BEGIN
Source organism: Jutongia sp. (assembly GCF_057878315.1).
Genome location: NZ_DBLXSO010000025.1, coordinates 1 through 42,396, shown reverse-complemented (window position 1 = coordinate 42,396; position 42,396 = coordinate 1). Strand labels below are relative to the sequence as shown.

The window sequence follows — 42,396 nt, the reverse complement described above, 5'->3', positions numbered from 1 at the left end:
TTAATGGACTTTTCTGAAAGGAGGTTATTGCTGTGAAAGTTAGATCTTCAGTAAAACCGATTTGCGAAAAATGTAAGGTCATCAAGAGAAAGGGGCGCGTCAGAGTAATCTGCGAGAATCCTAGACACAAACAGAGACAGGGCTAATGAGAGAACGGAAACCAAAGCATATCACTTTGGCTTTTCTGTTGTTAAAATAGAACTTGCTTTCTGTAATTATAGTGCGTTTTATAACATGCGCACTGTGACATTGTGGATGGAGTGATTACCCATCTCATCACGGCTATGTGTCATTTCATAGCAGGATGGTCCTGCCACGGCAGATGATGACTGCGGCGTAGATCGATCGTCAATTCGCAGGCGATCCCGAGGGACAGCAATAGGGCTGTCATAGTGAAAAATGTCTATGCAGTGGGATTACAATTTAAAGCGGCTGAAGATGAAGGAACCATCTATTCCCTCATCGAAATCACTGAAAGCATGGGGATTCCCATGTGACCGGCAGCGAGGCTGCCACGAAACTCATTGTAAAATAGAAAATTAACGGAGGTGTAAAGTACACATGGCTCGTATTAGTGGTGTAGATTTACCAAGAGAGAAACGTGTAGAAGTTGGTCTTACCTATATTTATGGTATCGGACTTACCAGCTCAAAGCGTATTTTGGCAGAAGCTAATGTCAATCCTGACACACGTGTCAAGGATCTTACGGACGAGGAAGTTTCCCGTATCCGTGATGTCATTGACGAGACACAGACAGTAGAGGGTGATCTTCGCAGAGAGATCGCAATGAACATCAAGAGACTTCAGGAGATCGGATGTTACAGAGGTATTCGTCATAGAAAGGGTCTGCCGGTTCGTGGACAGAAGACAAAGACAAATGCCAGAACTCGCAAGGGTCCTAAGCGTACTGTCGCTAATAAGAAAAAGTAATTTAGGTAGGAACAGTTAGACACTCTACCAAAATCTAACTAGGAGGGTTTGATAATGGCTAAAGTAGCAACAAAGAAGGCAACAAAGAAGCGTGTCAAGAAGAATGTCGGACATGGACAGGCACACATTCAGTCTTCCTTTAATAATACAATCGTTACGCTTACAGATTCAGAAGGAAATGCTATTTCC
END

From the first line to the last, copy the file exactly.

Source organism: Jutongia sp. (assembly GCF_057878315.1).
Genome location: NZ_DBLXSO010000025.1, coordinates 1 through 42,396, shown reverse-complemented (window position 1 = coordinate 42,396; position 42,396 = coordinate 1). Strand labels below are relative to the sequence as shown.

The window sequence follows — 42,396 nt, the reverse complement described above, 5'->3', positions numbered from 1 at the left end:
TTAATGGACTTTTCTGAAAGGAGGTTATTGCTGTGAAAGTTAGATCTTCAGTAAAACCGATTTGCGAAAAATGTAAGGTCATCAAGAGAAAGGGGCGCGTCAGAGTAATCTGCGAGAATCCTAGACACAAACAGAGACAGGGCTAATGAGAGAACGGAAACCAAAGCATATCACTTTGGCTTTTCTGTTGTTAAAATAGAACTTGCTTTCTGTAATTATAGTGCGTTTTATAACATGCGCACTGTGACATTGTGGATGGAGTGATTACCCATCTCATCACGGCTATGTGTCATTTCATAGCAGGATGGTCCTGCCACGGCAGATGATGACTGCGGCGTAGATCGATCGTCAATTCGCAGGCGATCCCGAGGGACAGCAATAGGGCTGTCATAGTGAAAAATGTCTATGCAGTGGGATTACAATTTAAAGCGGCTGAAGATGAAGGAACCATCTATTCCCTCATCGAAATCACTGAAAGCATGGGGATTCCCATGTGACCGGCAGCGAGGCTGCCACGAAACTCATTGTAAAATAGAAAATTAACGGAGGTGTAAAGTACACATGGCTCGTATTAGTGGTGTAGATTTACCAAGAGAGAAACGTGTAGAAGTTGGTCTTACCTATATTTATGGTATCGGACTTACCAGCTCAAAGCGTATTTTGGCAGAAGCTAATGTCAATCCTGACACACGTGTCAAGGATCTTACGGACGAGGAAGTTTCCCGTATCCGTGATGTCATTGACGAGACACAGACAGTAGAGGGTGATCTTCGCAGAGAGATCGCAATGAACATCAAGAGACTTCAGGAGATCGGATGTTACAGAGGTATTCGTCATAGAAAGGGTCTGCCGGTTCGTGGACAGAAGACAAAGACAAATGCCAGAACTCGCAAGGGTCCTAAGCGTACTGTCGCTAATAAGAAAAAGTAATTTAGGTAGGAACAGTTAGACACTCTACCAAAATCTAACTAGGAGGGTTTGATAATGGCTAAAGTAGCAACAAAGAAGGCAACAAAGAAGCGTGTCAAGAAGAATGTCGGACATGGACAGGCACACATTCAGTCTTCCTTTAATAATACAATCGTTACGCTTACAGATTCAGAAGGAAATGCTATTTCC